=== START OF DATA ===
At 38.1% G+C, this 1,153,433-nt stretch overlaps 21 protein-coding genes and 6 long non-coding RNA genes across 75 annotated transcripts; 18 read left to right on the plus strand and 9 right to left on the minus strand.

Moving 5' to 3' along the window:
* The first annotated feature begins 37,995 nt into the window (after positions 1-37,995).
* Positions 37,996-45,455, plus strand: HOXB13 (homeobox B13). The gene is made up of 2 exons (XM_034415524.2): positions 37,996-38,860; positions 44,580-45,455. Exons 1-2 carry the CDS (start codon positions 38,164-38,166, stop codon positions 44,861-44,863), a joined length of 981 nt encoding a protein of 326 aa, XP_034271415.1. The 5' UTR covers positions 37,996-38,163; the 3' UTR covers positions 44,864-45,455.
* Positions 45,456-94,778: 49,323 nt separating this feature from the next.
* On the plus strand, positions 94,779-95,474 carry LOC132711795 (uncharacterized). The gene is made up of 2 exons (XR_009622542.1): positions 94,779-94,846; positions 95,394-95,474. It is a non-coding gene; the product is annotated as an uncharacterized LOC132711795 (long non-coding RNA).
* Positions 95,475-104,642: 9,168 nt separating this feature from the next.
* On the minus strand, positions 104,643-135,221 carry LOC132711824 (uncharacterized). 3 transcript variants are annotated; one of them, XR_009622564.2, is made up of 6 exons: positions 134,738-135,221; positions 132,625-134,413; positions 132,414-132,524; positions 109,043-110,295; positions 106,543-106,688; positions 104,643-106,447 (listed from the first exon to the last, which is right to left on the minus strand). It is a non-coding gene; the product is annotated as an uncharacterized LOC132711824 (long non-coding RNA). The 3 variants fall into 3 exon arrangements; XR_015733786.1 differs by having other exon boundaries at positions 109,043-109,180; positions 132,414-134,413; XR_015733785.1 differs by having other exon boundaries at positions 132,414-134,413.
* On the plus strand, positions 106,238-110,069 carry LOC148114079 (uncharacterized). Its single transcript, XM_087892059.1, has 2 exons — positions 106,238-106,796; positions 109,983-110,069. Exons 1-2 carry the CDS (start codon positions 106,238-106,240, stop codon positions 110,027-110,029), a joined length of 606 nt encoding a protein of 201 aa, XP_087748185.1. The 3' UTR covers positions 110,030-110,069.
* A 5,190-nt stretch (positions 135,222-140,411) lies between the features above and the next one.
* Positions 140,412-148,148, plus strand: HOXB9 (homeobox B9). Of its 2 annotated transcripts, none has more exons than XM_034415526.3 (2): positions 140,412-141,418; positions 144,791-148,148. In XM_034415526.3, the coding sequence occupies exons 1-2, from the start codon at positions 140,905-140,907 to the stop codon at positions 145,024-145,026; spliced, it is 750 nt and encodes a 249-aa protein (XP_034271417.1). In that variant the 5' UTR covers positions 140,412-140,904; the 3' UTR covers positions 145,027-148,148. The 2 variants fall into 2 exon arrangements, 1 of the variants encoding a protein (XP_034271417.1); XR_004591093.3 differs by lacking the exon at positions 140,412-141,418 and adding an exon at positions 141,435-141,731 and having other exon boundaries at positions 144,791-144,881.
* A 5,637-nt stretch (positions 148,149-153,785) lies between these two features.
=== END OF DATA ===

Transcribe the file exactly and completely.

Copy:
At 38.1% G+C, this 1,153,433-nt stretch overlaps 21 protein-coding genes and 6 long non-coding RNA genes across 75 annotated transcripts; 18 read left to right on the plus strand and 9 right to left on the minus strand.

Moving 5' to 3' along the window:
* The first annotated feature begins 37,995 nt into the window (after positions 1-37,995).
* Positions 37,996-45,455, plus strand: HOXB13 (homeobox B13). The gene is made up of 2 exons (XM_034415524.2): positions 37,996-38,860; positions 44,580-45,455. Exons 1-2 carry the CDS (start codon positions 38,164-38,166, stop codon positions 44,861-44,863), a joined length of 981 nt encoding a protein of 326 aa, XP_034271415.1. The 5' UTR covers positions 37,996-38,163; the 3' UTR covers positions 44,864-45,455.
* Positions 45,456-94,778: 49,323 nt separating this feature from the next.
* On the plus strand, positions 94,779-95,474 carry LOC132711795 (uncharacterized). The gene is made up of 2 exons (XR_009622542.1): positions 94,779-94,846; positions 95,394-95,474. It is a non-coding gene; the product is annotated as an uncharacterized LOC132711795 (long non-coding RNA).
* Positions 95,475-104,642: 9,168 nt separating this feature from the next.
* On the minus strand, positions 104,643-135,221 carry LOC132711824 (uncharacterized). 3 transcript variants are annotated; one of them, XR_009622564.2, is made up of 6 exons: positions 134,738-135,221; positions 132,625-134,413; positions 132,414-132,524; positions 109,043-110,295; positions 106,543-106,688; positions 104,643-106,447 (listed from the first exon to the last, which is right to left on the minus strand). It is a non-coding gene; the product is annotated as an uncharacterized LOC132711824 (long non-coding RNA). The 3 variants fall into 3 exon arrangements; XR_015733786.1 differs by having other exon boundaries at positions 109,043-109,180; positions 132,414-134,413; XR_015733785.1 differs by having other exon boundaries at positions 132,414-134,413.
* On the plus strand, positions 106,238-110,069 carry LOC148114079 (uncharacterized). Its single transcript, XM_087892059.1, has 2 exons — positions 106,238-106,796; positions 109,983-110,069. Exons 1-2 carry the CDS (start codon positions 106,238-106,240, stop codon positions 110,027-110,029), a joined length of 606 nt encoding a protein of 201 aa, XP_087748185.1. The 3' UTR covers positions 110,030-110,069.
* A 5,190-nt stretch (positions 135,222-140,411) lies between the features above and the next one.
* Positions 140,412-148,148, plus strand: HOXB9 (homeobox B9). Of its 2 annotated transcripts, none has more exons than XM_034415526.3 (2): positions 140,412-141,418; positions 144,791-148,148. In XM_034415526.3, the coding sequence occupies exons 1-2, from the start codon at positions 140,905-140,907 to the stop codon at positions 145,024-145,026; spliced, it is 750 nt and encodes a 249-aa protein (XP_034271417.1). In that variant the 5' UTR covers positions 140,412-140,904; the 3' UTR covers positions 145,027-148,148. The 2 variants fall into 2 exon arrangements, 1 of the variants encoding a protein (XP_034271417.1); XR_004591093.3 differs by lacking the exon at positions 140,412-141,418 and adding an exon at positions 141,435-141,731 and having other exon boundaries at positions 144,791-144,881.
* A 5,637-nt stretch (positions 148,149-153,785) lies between these two features.